Uses of Redox Titration
Thinkstock Images/Comstock/Getty Images
Titration is a method by which the concentration of a certain compound in solution can be determined. In titration, a known quantity of a substance (called the "titrant") is slowly added to a solution. The solution is monitored for indications of a reaction.
Once the desired reaction is achieved, the previously-unknown concentration can be calculated from the known amount of titrant added to the solution. In redox titration, the reactions involved are redox reactions, wherein electrons are transferred and oxidation states are changed. Many everyday compounds can undergo redox reactions. Therefore, redox titration is a powerful tool for learning more about the substances we encounter.
Redox titration is especially useful for determining the concentration of a certain active chemical in substances such as fertilisers and cleaning supplies. In bleach, for example, the primary active ingredient is sodium hypochlorite (NaOCl). Through a redox titration using iodine and sodium thiosulfate, the initial concentration of chlorite (ClO-) in the bleach can be determined. This information is valuable to manufacturers as well as consumers, in situations where a comparative quantitative analysis might be beneficial.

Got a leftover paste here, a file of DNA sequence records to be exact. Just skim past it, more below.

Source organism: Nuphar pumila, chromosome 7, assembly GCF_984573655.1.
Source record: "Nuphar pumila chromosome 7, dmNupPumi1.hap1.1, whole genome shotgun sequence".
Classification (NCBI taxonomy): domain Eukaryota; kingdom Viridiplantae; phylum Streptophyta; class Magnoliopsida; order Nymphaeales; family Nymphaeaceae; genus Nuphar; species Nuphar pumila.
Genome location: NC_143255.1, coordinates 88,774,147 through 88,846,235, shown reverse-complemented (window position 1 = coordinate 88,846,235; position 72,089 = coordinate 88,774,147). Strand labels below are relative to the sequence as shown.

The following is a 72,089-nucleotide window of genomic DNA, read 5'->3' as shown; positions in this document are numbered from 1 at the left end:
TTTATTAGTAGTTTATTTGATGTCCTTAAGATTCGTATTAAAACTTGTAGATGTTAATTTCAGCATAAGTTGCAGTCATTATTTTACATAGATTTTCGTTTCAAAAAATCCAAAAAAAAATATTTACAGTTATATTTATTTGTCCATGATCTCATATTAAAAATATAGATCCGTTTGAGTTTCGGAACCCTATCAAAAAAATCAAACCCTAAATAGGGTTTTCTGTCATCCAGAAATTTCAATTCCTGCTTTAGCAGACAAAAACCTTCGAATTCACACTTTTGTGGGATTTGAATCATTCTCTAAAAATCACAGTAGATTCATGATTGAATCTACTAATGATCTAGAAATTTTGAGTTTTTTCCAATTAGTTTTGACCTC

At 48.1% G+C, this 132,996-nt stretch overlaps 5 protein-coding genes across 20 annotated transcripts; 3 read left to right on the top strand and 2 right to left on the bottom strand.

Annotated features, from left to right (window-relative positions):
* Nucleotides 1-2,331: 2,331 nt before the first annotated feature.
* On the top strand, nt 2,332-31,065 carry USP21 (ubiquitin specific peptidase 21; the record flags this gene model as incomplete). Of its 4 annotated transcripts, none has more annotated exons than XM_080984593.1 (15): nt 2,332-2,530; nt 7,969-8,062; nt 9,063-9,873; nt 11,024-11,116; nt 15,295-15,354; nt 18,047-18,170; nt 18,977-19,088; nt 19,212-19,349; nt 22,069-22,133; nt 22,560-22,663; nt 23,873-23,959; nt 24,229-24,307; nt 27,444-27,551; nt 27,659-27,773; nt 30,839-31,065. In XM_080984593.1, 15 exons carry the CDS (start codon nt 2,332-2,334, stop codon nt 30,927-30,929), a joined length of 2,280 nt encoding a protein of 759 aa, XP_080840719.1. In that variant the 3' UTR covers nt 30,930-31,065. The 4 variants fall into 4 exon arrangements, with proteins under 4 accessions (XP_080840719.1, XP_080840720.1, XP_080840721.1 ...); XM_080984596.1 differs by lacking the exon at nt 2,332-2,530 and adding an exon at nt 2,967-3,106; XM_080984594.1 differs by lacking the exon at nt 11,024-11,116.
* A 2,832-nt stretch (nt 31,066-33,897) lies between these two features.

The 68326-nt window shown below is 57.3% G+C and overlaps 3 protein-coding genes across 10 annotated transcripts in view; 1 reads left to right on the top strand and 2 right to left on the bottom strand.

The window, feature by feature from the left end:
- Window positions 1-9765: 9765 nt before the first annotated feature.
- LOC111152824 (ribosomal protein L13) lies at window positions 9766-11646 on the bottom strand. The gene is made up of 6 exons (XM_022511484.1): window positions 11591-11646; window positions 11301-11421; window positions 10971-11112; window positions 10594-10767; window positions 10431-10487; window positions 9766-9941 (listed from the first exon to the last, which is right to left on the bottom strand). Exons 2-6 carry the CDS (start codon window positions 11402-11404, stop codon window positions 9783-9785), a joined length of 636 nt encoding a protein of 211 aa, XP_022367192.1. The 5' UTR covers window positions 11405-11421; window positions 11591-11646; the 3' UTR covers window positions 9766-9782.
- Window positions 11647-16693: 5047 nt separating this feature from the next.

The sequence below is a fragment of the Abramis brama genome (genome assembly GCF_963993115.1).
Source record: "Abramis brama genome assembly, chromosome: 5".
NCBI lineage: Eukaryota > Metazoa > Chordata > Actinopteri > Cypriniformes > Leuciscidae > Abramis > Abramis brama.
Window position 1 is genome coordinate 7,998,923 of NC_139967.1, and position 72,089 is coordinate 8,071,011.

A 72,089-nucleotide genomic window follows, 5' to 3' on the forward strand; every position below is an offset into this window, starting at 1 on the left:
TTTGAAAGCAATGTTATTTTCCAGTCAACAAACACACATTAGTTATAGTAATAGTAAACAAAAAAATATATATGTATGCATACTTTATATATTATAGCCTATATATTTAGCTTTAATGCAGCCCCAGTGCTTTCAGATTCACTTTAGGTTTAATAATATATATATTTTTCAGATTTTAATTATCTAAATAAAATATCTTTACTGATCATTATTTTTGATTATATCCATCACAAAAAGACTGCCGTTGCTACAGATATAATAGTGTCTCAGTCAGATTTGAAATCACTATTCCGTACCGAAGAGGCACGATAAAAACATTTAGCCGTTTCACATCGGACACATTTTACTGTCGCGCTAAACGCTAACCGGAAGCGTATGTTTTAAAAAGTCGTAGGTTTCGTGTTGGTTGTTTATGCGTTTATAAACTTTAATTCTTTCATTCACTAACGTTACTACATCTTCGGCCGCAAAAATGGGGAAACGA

- Redox titration is especially useful for determining the concentration of a certain active chemical in substances such as fertilisers and cleaning supplies.
The concentration of certain chemicals in pharmaceutical compounds can be determined through redox titration. For example, many drugs and supplements contain iron in potentially different forms. To determine the concentration of iron in a substance, an ionic solution of the substance can be prepared and then titrated with a particularly reactive compound such as permanganate.
Given the many complex chemical reactions that take place in the human body, knowing the concentration of nutrients you are ingesting helps determine the best course of dietary action. Vitamin C, for example, undergoes a redox reaction with iodine. Therefore, a known quantity of iodine can be used to titrate an unknown quantity of vitamin C. The determined concentration of vitamin C can be proportionally applied to whatever item is in question, thereby providing important nutritional information.
Serm Murmson is a writer, thinker, musician and many other things. He has a bachelor's degree in anthropology from the University of Chicago. His concerns include such things as categories, language, descriptions, representation, criticism and labor. He has been writing professionally since 2008.